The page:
Well, we can never read it all. Once, up until the 18th century, I think, it was possible for one man (or woman) to have read everything, EVERYTHING ever published. Some had done it. Coleridge is believed to have come close, though he lived into the printing boom. It is now not only impossible to read everything, it is not even close to possible to read everything even on one narrow subject. OK, maybe you could read everything about, say, organic okra farming, but you could never read everything about organic farming in general. And even excluding the internet (who does that now?), there are far too many books and periodicals. Even excluding periodicals, there are far too many books to read them all. One must choose. One is, of necessity, choosing to exclude thousands of books when one picks up one. When I picked up one particular biography on Tolkien last night, I was excluding all the others [unfortunately, for that one turned out to be no good as far as getting to know Tolkien the man]. So should young readers be trained to be snackers in literature? Read a little snippet of English poetry, a bite of Japanese prose, a tidbit of African folk tale, an appetizer of Australian fiction, an hoers d’ouevres of the American novel, a taste of Greek epic, a nibble of Latin epigram, a sip of Norse myth, a crumb of Saxon verse, a sampling of Asian poems, and a smorgasbord of modern plays? Or should they first be immersed in one tradition, so as to have some comparison to jump off of, some foundation to judge from?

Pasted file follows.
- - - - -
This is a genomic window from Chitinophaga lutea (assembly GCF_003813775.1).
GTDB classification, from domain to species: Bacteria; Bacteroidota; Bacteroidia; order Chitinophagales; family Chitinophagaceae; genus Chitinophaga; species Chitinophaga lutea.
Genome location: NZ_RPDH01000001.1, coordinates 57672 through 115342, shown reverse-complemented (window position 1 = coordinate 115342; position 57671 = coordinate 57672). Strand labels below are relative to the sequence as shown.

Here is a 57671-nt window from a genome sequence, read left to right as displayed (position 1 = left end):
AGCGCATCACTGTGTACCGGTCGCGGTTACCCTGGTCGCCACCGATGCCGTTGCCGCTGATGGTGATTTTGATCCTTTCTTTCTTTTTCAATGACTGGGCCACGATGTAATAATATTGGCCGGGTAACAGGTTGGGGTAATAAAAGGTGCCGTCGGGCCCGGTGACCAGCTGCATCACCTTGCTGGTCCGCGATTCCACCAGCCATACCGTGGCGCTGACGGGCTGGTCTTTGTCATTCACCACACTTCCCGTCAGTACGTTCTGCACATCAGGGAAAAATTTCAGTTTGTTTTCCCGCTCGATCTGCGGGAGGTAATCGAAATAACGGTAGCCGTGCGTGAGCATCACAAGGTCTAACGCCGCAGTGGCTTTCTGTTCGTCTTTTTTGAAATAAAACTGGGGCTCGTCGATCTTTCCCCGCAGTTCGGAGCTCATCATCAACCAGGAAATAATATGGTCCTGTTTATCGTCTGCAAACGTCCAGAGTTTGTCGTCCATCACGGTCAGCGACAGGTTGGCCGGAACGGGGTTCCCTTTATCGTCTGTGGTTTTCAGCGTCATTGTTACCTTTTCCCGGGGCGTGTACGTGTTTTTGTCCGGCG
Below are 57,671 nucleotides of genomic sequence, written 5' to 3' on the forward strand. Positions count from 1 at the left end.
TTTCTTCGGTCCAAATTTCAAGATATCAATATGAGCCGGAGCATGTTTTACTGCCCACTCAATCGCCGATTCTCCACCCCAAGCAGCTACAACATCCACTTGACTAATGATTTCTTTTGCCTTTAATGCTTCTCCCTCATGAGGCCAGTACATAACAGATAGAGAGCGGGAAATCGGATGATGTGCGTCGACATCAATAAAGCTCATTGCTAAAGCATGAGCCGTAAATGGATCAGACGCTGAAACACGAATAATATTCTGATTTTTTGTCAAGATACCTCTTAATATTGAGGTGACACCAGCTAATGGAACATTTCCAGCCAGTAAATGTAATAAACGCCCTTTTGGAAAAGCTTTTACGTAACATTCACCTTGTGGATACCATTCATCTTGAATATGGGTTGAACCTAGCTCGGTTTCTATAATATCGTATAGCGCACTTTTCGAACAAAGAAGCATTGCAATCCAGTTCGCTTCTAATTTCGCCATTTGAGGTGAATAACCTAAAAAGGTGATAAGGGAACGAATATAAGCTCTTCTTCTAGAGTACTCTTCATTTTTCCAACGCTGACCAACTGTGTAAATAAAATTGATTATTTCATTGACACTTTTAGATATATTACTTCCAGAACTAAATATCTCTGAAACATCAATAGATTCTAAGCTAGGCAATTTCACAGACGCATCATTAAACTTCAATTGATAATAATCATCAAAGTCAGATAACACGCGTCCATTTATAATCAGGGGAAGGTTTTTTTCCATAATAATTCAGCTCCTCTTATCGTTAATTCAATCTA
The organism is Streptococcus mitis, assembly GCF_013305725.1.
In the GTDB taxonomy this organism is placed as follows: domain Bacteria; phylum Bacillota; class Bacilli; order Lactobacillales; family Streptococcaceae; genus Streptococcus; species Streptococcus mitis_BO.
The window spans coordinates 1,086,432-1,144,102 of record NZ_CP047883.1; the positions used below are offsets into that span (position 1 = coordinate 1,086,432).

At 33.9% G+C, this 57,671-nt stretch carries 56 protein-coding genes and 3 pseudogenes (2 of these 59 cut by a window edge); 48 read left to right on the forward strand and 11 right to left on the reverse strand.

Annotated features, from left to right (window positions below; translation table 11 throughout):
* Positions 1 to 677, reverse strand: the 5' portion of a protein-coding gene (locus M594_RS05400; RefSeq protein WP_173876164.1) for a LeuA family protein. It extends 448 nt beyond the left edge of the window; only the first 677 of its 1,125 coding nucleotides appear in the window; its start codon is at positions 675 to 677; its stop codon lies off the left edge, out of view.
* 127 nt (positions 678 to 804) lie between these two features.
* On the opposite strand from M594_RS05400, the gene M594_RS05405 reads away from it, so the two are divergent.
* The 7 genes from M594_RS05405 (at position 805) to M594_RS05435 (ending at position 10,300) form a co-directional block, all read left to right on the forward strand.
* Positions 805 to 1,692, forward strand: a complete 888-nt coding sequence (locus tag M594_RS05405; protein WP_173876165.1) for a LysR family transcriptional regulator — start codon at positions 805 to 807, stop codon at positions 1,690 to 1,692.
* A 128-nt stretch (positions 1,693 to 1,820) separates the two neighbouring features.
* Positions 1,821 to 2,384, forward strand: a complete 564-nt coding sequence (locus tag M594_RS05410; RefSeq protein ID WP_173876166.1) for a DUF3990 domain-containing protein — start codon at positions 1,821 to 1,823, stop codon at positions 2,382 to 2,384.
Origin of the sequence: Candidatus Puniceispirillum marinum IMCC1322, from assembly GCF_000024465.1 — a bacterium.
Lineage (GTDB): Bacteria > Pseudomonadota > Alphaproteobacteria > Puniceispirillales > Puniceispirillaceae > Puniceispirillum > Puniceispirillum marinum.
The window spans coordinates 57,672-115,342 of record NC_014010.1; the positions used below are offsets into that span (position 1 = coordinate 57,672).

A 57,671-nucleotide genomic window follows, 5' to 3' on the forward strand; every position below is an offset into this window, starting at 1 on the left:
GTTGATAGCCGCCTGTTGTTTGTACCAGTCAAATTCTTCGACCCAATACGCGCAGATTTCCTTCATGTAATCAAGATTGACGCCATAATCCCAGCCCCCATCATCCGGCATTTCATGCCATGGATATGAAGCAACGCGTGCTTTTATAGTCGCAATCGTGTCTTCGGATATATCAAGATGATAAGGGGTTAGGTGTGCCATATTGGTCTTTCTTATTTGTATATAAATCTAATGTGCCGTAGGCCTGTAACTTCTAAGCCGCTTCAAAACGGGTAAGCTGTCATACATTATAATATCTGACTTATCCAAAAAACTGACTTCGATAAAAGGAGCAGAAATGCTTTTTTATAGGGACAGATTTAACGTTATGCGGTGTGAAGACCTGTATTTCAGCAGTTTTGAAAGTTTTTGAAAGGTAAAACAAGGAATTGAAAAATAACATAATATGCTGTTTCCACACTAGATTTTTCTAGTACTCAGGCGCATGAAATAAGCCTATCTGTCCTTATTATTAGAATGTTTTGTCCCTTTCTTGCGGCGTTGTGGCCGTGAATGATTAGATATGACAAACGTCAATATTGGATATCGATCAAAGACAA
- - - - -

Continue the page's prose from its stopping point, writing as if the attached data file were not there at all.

Well, then the question becomes, whose tradition should be privileged in American education? Ours, simply because we were born into it? Well, why not. It’s a good tradition. Does it boast anything over others? Well, maybe it boasts its long association with the Judeo-Christian tradition. Maybe we (Westerners, Americans, Christians) think our literature is worth teaching to our children because of its spiritually healthy origins and associations.